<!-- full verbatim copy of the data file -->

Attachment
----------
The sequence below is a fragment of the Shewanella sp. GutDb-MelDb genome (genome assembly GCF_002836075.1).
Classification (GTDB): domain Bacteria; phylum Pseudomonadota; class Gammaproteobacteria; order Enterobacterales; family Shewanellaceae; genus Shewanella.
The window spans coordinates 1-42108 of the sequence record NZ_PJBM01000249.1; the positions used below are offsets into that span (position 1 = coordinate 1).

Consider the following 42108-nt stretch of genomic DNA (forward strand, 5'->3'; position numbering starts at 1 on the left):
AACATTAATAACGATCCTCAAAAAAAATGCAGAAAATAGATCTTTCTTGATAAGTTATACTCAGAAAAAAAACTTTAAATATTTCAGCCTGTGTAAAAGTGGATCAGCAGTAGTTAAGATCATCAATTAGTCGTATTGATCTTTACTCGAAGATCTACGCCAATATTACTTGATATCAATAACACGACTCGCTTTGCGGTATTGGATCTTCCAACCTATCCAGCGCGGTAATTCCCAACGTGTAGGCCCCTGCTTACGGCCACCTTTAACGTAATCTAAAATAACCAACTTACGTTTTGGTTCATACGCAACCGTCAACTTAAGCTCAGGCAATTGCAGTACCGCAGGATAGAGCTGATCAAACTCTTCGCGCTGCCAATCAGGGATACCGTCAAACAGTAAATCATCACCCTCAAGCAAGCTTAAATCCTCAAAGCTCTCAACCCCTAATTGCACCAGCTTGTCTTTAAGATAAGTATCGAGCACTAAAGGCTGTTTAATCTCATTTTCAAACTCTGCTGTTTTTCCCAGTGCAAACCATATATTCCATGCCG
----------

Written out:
The sequence below is a fragment of the Shewanella sp. GutDb-MelDb genome (genome assembly GCF_002836075.1).
Classification (GTDB): domain Bacteria; phylum Pseudomonadota; class Gammaproteobacteria; order Enterobacterales; family Shewanellaceae; genus Shewanella.
The window spans coordinates 1-42108 of the sequence record NZ_PJBM01000249.1; the positions used below are offsets into that span (position 1 = coordinate 1).

Consider the following 42108-nt stretch of genomic DNA (forward strand, 5'->3'; position numbering starts at 1 on the left):
AACATTAATAACGATCCTCAAAAAAAATGCAGAAAATAGATCTTTCTTGATAAGTTATACTCAGAAAAAAAACTTTAAATATTTCAGCCTGTGTAAAAGTGGATCAGCAGTAGTTAAGATCATCAATTAGTCGTATTGATCTTTACTCGAAGATCTACGCCAATATTACTTGATATCAATAACACGACTCGCTTTGCGGTATTGGATCTTCCAACCTATCCAGCGCGGTAATTCCCAACGTGTAGGCCCCTGCTTACGGCCACCTTTAACGTAATCTAAAATAACCAACTTACGTTTTGGTTCATACGCAACCGTCAACTTAAGCTCAGGCAATTGCAGTACCGCAGGATAGAGCTGATCAAACTCTTCGCGCTGCCAATCAGGGATACCGTCAAACAGTAAATCATCACCCTCAAGCAAGCTTAAATCCTCAAAGCTCTCAACCCCTAATTGCACCAGCTTGTCTTTAAGATAAGTATCGAGCACTAAAGGCTGTTTAATCTCATTTTCAAACTCTGCTGTTTTTCCCAGTGCAAACCATATATTCCATGCCG